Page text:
When does living “start?”

“Wait until you reach my age!”
I guess I’ll need to wait then? Because there’s no other way in which you’re going to divulge the secrets of the universe you’ve amassed by living a longer time than me?

“Aging” does imply the potential for constructing a holistic view of the universe by mere virtue of having access to more information and the ability to see trends.
But what if you read the same book for 30 years?
Is “time” the only prerequisite for arriving at the temple that houses the holy grail called “wisdom?”

A discussion about the “validity” of teenage love sparked these thoughts about youngsters “not always knowing anything” about life.
Does the fire burn any less if it only consumes you partially?
Can we claim to understand the fire within any emotions that aren’t our own?
We’re quick to dismiss the vapid emotions and experiences of youth, but yet we adhere to religious scriptures that extol the virtues of seeing life through the eyes of a child.
What if the “wisdom” we so easily ascribe to our “well-lived” demeanor happens to be nothing more than filters that obscure the way life was meant to be experienced.
Our cynicism, complacency, hurt, jaded righteousness and tired souls may not be the fruits of wisdom, but merely the results of fruitless repetition.

So when does “living” start?
Is it the first breath we take?
Is living only legitimate once we’ve reached that arbitrary yet mythical and mystical milestone set by someone else— “Wait until you’ve reached my age!”

The opening notes of a song may not be representative of the epic middle part of the same song.
And the closing credits may not be indicative of what a movie was about.
Any age carries the potential for acquiring wisdom, even if only within a context that others could never understand.
I believe each perceived “stage” of a life has meaning.

I’ve read thin books that contained vivid imagery.
Even though the plot was often equally wafer-thin, the excruciating and beautifully-conveyed honesty made up for lack of bulk.

I recently reached the “age” someone “warned” me about 20 years ago.
And I’m still waiting for a revelation that will crack open the sky with incandescent pearls of wisdom.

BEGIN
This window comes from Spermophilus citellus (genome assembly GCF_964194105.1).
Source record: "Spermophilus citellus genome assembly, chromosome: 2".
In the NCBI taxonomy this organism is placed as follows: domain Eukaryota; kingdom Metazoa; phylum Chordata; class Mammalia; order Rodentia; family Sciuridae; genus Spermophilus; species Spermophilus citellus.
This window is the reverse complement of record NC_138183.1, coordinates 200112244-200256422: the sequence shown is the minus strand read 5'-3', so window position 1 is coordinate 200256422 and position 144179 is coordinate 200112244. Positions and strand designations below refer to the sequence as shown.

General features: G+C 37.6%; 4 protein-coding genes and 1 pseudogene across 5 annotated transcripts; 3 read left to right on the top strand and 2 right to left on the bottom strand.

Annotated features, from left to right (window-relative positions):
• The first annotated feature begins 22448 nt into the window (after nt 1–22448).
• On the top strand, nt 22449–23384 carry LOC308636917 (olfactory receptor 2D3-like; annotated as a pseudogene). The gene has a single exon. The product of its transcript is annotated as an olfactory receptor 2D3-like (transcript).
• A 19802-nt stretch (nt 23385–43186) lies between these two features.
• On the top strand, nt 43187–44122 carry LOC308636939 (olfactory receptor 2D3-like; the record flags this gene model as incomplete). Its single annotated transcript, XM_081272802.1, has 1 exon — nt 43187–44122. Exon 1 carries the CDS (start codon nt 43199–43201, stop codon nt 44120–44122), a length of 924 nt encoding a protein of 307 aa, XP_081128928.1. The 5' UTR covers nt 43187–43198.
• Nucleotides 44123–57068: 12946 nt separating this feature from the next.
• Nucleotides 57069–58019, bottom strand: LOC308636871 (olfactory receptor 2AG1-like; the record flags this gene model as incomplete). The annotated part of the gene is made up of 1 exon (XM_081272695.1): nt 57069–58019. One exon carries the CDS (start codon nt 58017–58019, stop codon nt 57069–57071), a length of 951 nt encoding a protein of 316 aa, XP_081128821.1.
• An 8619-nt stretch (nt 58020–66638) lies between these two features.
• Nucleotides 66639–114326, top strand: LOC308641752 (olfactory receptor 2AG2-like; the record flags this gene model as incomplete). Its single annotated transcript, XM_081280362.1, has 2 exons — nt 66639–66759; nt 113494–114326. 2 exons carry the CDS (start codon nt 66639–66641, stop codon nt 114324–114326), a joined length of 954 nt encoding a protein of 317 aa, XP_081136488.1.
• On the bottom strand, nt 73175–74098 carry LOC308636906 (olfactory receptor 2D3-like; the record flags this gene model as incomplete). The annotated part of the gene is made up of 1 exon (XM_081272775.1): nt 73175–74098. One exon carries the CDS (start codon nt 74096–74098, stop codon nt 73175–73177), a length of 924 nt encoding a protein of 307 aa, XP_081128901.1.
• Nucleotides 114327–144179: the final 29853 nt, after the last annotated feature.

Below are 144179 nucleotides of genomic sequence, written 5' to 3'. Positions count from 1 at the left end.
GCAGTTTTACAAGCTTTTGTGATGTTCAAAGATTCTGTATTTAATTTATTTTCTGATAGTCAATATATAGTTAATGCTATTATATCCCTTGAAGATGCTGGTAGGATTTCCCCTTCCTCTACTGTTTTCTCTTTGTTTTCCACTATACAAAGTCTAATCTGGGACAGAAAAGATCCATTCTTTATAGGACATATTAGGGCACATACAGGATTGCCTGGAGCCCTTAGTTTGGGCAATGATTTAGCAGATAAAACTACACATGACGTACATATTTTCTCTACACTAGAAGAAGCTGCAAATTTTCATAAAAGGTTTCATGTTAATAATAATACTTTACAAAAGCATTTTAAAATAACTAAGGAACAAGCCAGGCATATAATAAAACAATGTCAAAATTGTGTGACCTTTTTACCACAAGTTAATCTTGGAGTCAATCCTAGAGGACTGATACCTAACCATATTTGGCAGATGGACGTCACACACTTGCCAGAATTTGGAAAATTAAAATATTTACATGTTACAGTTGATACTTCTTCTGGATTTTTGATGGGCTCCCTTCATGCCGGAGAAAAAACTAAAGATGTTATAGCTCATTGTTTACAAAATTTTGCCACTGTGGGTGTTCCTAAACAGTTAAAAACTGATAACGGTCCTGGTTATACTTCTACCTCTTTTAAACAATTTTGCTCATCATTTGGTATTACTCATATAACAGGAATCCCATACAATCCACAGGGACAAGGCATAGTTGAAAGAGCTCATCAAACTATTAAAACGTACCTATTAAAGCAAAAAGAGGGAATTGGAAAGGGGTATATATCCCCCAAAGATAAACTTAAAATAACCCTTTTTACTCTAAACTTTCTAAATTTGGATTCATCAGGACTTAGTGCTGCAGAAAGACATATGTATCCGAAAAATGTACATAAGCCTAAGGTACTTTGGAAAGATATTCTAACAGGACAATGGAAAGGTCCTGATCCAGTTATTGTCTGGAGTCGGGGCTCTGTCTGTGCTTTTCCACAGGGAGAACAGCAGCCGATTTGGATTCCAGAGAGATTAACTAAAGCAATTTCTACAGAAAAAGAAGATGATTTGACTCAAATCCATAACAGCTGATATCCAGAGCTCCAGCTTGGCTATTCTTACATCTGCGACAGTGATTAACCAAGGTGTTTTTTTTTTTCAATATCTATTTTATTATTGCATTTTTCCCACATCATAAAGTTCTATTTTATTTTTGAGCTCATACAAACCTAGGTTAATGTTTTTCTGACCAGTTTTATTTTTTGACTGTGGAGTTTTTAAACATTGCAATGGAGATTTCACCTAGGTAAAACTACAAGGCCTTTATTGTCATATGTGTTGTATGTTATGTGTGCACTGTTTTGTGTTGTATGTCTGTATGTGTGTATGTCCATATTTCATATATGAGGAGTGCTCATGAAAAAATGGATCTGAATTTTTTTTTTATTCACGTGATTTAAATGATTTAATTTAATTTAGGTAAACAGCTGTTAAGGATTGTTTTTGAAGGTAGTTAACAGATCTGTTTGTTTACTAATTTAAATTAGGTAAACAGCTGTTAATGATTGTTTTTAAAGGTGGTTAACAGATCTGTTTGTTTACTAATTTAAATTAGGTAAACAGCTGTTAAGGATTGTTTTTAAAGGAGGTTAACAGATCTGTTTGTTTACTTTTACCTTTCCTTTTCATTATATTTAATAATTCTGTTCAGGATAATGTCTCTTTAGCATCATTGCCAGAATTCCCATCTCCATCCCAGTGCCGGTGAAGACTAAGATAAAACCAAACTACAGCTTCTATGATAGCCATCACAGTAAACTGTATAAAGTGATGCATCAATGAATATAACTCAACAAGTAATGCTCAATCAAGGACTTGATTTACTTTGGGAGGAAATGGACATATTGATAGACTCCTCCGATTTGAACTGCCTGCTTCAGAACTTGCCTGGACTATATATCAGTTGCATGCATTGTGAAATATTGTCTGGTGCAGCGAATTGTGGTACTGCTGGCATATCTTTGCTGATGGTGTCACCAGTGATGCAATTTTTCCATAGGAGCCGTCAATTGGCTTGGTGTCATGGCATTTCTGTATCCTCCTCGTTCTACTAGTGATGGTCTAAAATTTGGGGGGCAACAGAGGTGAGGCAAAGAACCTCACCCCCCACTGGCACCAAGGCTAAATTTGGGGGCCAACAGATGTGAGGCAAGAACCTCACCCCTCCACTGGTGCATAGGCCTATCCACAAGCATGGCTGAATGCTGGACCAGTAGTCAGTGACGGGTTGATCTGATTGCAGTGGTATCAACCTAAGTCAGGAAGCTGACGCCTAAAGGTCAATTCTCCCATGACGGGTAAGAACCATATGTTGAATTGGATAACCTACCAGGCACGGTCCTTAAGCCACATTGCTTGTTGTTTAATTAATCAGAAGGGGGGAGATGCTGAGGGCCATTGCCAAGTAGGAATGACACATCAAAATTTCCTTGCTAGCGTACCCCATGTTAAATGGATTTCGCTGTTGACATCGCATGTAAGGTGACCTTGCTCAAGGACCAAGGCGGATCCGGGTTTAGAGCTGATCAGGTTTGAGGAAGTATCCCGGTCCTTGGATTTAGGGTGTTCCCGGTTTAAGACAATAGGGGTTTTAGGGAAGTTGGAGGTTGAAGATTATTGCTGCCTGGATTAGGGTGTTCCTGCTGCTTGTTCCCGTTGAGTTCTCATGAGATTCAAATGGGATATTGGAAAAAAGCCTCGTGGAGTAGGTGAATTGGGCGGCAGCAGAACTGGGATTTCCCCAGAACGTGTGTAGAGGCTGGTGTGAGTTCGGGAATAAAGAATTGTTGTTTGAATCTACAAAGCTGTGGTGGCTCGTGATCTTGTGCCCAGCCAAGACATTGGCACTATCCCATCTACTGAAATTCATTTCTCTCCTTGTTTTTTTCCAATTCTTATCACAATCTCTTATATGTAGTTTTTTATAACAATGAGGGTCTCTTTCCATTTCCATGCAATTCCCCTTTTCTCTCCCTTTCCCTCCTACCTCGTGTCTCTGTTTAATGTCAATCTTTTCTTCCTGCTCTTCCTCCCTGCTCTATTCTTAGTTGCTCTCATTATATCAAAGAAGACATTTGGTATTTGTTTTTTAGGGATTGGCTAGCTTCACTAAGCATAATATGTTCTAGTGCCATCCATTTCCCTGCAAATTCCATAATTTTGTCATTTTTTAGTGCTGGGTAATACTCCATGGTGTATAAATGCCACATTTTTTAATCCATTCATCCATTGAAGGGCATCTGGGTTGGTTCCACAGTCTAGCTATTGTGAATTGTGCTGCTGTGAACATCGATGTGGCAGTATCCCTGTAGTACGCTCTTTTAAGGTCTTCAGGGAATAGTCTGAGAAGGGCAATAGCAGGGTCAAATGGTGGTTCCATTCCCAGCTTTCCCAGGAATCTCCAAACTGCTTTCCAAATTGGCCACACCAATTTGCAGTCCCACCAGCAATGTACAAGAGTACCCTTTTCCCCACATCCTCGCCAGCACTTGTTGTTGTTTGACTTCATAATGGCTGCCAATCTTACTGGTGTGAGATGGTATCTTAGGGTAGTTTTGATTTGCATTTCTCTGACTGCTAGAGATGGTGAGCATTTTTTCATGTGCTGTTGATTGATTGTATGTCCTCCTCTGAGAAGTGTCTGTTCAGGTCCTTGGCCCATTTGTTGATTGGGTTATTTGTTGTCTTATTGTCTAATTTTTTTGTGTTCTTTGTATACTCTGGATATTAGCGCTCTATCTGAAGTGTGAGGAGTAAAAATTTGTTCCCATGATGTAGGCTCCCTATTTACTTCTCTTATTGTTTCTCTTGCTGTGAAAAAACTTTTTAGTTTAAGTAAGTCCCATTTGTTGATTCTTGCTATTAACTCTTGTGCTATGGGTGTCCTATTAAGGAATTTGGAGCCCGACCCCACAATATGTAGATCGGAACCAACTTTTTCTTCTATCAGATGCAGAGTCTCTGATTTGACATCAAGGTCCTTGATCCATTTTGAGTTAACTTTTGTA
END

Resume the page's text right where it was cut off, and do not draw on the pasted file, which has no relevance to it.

But truth be told, I don’t give much thought to what I was supposed to be “waiting” for.
Life is happening right now, this very minute, and so is the truth and wisdom we might choose to notice or ignore.

“Enlightenment” is a flashlight strapped to your head— So what do you “see?”

Enlightenment to me is nothing more than strapping a big light to your forehead and finding your way down an ominously foreboding and altogether nasty little alley.
The stronger your flashlight, the more you see!
It’s going to show you a path and help you to avoid crates, litter, broken bottles, and vomit.
You’ll also be able to see a dead cat and perhaps the odd homeless person near the fire escape.

Naturally, I can’t imagine knowing what “enlightenment” means for each individual.
It remains a personal quest, and personal experience.
I believe “enlightenment” requires a flow of energy, stemming from learning, observation, service, empathy, and understanding— and all of that good stuff flowing towards practicality.
Very often we complicate and obfuscate so many things for ourselves and push it into esoteric realms.
But it’s simple.
You already know your purpose in life— It’s to be alive.
Finding something useful to do gives your life meaning.

Everything else might be extremely interesting and entertaining.
All you read will certainly enrich your perceptions about life, should you choose to learn from it.
If this seems like a reductionist approach to complex issues so be it.
I’ll choose that before I adhere to an additive method of needlessly layering complexity onto everything.

Strap on that light, keep your hands free, you’re going to search for a dingy alley!
Enlightenment won’t be found on the internet, or in shiny shrines dedicated to the gods of retail.
Yes, perhaps you won’t even find enlightenment within the proverbial alley.
Chances are you might find something better, a “changed perspective” inside the absurdly beautiful mess called “life.”
And within that mess, you can choose to help the forlorn guy near the fire escape, because now you’ve “seen” him!